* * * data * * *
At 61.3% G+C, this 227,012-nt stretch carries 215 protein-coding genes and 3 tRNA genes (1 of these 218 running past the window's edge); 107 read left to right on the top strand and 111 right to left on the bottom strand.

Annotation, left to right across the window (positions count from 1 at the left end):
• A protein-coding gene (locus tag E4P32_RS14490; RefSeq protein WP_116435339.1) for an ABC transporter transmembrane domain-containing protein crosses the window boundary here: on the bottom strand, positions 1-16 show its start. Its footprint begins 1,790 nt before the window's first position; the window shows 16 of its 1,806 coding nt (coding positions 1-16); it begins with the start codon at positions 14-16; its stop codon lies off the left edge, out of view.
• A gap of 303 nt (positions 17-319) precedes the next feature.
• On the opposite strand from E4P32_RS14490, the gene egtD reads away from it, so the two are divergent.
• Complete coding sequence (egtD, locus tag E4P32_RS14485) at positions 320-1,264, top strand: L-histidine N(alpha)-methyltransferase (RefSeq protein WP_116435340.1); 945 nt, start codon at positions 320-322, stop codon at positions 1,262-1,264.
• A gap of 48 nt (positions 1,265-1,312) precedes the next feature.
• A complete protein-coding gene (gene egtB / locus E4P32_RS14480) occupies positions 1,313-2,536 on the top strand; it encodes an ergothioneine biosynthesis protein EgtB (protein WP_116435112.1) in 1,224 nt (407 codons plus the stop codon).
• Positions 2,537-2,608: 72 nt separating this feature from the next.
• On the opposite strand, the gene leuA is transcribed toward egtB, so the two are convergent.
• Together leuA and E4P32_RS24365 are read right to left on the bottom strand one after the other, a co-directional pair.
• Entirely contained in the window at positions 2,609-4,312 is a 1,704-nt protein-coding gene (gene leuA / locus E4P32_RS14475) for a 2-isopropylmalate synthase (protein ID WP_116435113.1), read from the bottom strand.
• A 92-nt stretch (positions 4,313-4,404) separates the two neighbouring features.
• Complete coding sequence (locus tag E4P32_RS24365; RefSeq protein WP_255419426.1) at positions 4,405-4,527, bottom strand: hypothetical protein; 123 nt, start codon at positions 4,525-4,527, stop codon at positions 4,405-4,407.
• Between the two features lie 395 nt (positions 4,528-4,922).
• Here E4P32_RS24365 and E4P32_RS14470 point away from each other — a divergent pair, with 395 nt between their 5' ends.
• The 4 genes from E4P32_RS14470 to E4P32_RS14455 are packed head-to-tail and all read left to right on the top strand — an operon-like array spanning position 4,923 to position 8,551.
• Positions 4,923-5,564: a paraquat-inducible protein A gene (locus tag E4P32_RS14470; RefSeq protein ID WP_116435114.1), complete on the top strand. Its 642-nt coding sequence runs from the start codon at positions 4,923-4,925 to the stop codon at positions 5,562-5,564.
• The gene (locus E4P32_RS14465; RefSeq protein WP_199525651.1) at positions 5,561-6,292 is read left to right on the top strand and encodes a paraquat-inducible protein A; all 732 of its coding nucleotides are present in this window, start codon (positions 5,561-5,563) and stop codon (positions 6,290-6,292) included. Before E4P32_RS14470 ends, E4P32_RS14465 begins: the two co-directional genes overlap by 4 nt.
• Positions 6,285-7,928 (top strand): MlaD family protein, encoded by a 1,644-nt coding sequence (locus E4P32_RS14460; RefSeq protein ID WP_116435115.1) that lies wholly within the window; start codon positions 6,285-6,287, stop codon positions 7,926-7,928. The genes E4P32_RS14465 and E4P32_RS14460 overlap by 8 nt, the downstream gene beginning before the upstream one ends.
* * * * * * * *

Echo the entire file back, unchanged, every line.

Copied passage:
At 61.3% G+C, this 227,012-nt stretch carries 215 protein-coding genes and 3 tRNA genes (1 of these 218 running past the window's edge); 107 read left to right on the top strand and 111 right to left on the bottom strand.

Annotation, left to right across the window (positions count from 1 at the left end):
• A protein-coding gene (locus tag E4P32_RS14490; RefSeq protein WP_116435339.1) for an ABC transporter transmembrane domain-containing protein crosses the window boundary here: on the bottom strand, positions 1-16 show its start. Its footprint begins 1,790 nt before the window's first position; the window shows 16 of its 1,806 coding nt (coding positions 1-16); it begins with the start codon at positions 14-16; its stop codon lies off the left edge, out of view.
• A gap of 303 nt (positions 17-319) precedes the next feature.
• On the opposite strand from E4P32_RS14490, the gene egtD reads away from it, so the two are divergent.
• Complete coding sequence (egtD, locus tag E4P32_RS14485) at positions 320-1,264, top strand: L-histidine N(alpha)-methyltransferase (RefSeq protein WP_116435340.1); 945 nt, start codon at positions 320-322, stop codon at positions 1,262-1,264.
• A gap of 48 nt (positions 1,265-1,312) precedes the next feature.
• A complete protein-coding gene (gene egtB / locus E4P32_RS14480) occupies positions 1,313-2,536 on the top strand; it encodes an ergothioneine biosynthesis protein EgtB (protein WP_116435112.1) in 1,224 nt (407 codons plus the stop codon).
• Positions 2,537-2,608: 72 nt separating this feature from the next.
• On the opposite strand, the gene leuA is transcribed toward egtB, so the two are convergent.
• Together leuA and E4P32_RS24365 are read right to left on the bottom strand one after the other, a co-directional pair.
• Entirely contained in the window at positions 2,609-4,312 is a 1,704-nt protein-coding gene (gene leuA / locus E4P32_RS14475) for a 2-isopropylmalate synthase (protein ID WP_116435113.1), read from the bottom strand.
• A 92-nt stretch (positions 4,313-4,404) separates the two neighbouring features.
• Complete coding sequence (locus tag E4P32_RS24365; RefSeq protein WP_255419426.1) at positions 4,405-4,527, bottom strand: hypothetical protein; 123 nt, start codon at positions 4,525-4,527, stop codon at positions 4,405-4,407.
• Between the two features lie 395 nt (positions 4,528-4,922).
• Here E4P32_RS24365 and E4P32_RS14470 point away from each other — a divergent pair, with 395 nt between their 5' ends.
• The 4 genes from E4P32_RS14470 to E4P32_RS14455 are packed head-to-tail and all read left to right on the top strand — an operon-like array spanning position 4,923 to position 8,551.
• Positions 4,923-5,564: a paraquat-inducible protein A gene (locus tag E4P32_RS14470; RefSeq protein ID WP_116435114.1), complete on the top strand. Its 642-nt coding sequence runs from the start codon at positions 4,923-4,925 to the stop codon at positions 5,562-5,564.
• The gene (locus E4P32_RS14465; RefSeq protein WP_199525651.1) at positions 5,561-6,292 is read left to right on the top strand and encodes a paraquat-inducible protein A; all 732 of its coding nucleotides are present in this window, start codon (positions 5,561-5,563) and stop codon (positions 6,290-6,292) included. Before E4P32_RS14470 ends, E4P32_RS14465 begins: the two co-directional genes overlap by 4 nt.
• Positions 6,285-7,928 (top strand): MlaD family protein, encoded by a 1,644-nt coding sequence (locus E4P32_RS14460; RefSeq protein ID WP_116435115.1) that lies wholly within the window; start codon positions 6,285-6,287, stop codon positions 7,926-7,928. The genes E4P32_RS14465 and E4P32_RS14460 overlap by 8 nt, the downstream gene beginning before the upstream one ends.